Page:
The All Party Parliamentary Group on Social Integration says migrants should be treated like Britons-in-waiting who are expected to eventually gain citizenship, instead of being seen as security threats.
Newcomers are increasingly living parallel lives and anti-immigrant rhetoric is making it harder for people to fully integrate in British life, the MPs say.
The APPG says there should be a legal duty on councils to promote integration and the Government must encourage “meaningful social mixing” between immigrants and Britons.
Businesses that employ large numbers of immigrants should pay a levy, with the cash being used to help ease the strain of migration on communities, the MPs suggest.
Labour MP Chuka Umunna, chair of the APPG, said: “The demonisation of immigrants, exacerbated by the poisonous tone of the debate during the EU referendum campaign and after, shames us all and is a huge obstacle to creating a socially integrated nation.
“We must act now to safeguard our diverse communities from the peddlers of hatred and division while addressing valid concerns about the impact of immigration on public services, some of which can contribute to local tensions.
“We must start by valuing the contribution of all ethnic and minority communities to the UK. Rather than being seen as security risks, immigrants should be viewed as Britons-in-waiting, keen to participate in their community.
“The best way to do this isn’t to leave newcomers and their communities to sink or swim, but to offer migrants more support to integrate into our society.”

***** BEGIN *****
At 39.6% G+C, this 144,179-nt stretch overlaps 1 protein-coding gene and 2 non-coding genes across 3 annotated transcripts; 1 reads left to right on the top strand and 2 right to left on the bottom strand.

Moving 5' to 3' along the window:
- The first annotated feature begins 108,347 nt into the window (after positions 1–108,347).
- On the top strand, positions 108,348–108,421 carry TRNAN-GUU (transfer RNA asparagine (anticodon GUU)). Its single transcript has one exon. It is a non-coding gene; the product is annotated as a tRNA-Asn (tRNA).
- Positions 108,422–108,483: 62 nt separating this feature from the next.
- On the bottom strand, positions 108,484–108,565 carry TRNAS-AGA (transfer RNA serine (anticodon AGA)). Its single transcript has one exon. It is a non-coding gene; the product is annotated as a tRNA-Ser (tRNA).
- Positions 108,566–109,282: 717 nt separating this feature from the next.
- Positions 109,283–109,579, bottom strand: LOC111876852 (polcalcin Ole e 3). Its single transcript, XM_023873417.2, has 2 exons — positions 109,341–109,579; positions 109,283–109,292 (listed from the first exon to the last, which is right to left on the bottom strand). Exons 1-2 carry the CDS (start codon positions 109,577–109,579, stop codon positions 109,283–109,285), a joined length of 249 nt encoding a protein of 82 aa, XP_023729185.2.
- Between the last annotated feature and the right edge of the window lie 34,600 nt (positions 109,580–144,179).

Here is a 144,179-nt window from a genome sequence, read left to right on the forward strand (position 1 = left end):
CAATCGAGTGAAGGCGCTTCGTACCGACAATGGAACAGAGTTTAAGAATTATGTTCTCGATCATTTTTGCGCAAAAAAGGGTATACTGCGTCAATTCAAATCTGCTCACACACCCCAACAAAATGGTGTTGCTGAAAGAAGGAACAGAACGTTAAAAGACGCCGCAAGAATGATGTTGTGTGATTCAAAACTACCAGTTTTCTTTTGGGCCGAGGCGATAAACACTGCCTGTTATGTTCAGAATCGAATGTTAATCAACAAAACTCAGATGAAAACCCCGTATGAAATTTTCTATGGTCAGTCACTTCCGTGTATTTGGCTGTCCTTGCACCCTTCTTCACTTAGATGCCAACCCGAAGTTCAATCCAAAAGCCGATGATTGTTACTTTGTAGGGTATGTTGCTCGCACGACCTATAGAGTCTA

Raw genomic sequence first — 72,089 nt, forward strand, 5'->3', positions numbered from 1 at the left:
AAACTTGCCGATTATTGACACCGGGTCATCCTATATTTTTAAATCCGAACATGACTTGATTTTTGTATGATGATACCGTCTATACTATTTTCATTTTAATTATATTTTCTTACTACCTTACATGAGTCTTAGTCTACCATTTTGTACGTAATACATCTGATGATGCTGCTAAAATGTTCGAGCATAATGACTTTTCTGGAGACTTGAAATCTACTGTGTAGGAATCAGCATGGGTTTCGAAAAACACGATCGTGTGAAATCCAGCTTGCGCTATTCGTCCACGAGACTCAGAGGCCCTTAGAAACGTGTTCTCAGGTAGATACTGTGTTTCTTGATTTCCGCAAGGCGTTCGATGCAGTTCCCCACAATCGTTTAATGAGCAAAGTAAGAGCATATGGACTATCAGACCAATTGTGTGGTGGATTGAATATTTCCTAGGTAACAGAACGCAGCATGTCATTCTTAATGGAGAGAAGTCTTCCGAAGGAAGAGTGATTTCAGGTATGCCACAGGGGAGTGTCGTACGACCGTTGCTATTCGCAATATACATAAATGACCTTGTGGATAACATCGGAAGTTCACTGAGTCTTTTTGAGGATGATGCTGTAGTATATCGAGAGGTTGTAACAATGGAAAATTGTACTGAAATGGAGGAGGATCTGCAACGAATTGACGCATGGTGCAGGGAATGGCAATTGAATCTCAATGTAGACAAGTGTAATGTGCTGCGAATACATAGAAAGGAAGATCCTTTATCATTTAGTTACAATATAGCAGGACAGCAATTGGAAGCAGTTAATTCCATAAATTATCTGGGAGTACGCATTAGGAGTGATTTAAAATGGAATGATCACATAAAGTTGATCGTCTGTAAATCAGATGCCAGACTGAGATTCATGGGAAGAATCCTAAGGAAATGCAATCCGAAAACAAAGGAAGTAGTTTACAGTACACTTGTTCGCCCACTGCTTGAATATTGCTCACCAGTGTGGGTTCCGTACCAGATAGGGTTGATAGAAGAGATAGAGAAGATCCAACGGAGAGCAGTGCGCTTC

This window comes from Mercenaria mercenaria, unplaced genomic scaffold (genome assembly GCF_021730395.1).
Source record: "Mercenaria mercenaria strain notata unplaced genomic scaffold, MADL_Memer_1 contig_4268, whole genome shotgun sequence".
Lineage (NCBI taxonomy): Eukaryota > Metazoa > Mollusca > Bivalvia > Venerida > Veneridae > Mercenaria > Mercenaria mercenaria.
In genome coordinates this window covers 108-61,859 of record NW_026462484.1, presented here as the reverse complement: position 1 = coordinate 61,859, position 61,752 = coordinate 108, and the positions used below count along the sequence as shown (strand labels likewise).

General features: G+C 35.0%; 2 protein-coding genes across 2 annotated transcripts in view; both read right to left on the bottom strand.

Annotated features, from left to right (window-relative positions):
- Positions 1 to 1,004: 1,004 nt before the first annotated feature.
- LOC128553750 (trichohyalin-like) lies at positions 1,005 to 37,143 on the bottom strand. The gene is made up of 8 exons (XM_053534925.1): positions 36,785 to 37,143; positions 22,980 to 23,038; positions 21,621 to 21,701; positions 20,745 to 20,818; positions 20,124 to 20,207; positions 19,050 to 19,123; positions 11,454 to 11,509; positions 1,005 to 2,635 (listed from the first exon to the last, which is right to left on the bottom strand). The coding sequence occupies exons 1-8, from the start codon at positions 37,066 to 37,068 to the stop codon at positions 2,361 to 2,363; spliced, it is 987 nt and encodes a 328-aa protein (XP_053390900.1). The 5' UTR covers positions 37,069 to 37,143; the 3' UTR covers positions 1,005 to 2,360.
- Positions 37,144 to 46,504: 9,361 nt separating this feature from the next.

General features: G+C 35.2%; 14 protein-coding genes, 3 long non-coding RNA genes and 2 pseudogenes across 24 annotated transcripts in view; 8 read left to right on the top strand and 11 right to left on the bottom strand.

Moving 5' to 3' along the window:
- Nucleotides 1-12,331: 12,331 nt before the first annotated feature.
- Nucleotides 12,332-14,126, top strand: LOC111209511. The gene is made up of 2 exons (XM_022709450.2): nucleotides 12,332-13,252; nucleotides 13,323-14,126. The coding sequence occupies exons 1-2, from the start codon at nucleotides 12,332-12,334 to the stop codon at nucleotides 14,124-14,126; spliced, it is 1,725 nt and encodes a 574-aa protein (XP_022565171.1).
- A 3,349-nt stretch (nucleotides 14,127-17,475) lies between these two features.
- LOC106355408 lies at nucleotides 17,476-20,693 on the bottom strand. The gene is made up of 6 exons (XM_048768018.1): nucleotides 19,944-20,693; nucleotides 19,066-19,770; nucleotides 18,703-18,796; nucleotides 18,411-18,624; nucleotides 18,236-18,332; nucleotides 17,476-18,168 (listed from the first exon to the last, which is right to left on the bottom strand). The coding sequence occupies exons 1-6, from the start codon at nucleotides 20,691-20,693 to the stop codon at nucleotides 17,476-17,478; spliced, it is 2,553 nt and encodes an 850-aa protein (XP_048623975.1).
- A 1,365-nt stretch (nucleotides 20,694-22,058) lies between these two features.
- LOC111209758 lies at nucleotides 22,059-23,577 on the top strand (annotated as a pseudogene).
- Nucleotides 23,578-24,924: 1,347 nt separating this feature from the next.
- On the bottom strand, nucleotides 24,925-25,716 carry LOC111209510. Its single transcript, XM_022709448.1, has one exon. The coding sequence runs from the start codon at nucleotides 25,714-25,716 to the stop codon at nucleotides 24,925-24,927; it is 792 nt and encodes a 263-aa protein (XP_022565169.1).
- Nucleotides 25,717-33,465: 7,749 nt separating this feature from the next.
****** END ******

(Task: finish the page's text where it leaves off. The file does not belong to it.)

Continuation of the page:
But the pro-Brexit pressure group Leave Means Leave accused Mr Umunna of being “in denial” over the referendum result and why people voted for Brexit.
Richard Tice, co-chair of the group, said: “There is nothing ‘poisonous’ about wanting to take back control over Britain’s borders, in fact he should be ashamed to suggest there is.
“He (Mr Umunna) clearly has no regard for the 800,000 young people aged 16-24 who are not in employment, education or training because of the ease of cheap labour from the EU.
“Freedom of movement from the EU into Britain is a system which discriminates against residents of non-EU countries – not to mention the £3,500 each unskilled migrant costs the British taxpayer every year.
“Chuka is in complete denial about the referendum result and is trying to retain a form of freedom of movement which is completely against the democratic will of the British people.”
The APPG came up with its findings by visiting areas of high immigration in Yorkshire, Lincolnshire and Dagenham, as well as speaking with a number of experts.
Critics of the group accused it of attempting to continue freedom of movement through the back door when it released interim findings earlier this year calling for a regional immigration system.
In its full report, the group said it would be “perfectly plausible” for ministers to implement a regionally-led system for non-EU immigration while “continuing to subscribe to some form of freedom of movement” after Brexit.
Under a regional system, local politicians would be able to assess the impact of migration on public services and community cohesion, the report says.
Regional immigration authorities would also be able to create a certain number of visas to meet specific employment needs, but workers arriving under the scheme would be expected to remain in the area for two or three years before they are able to move elsewhere.
August 25th, 2017: Sky News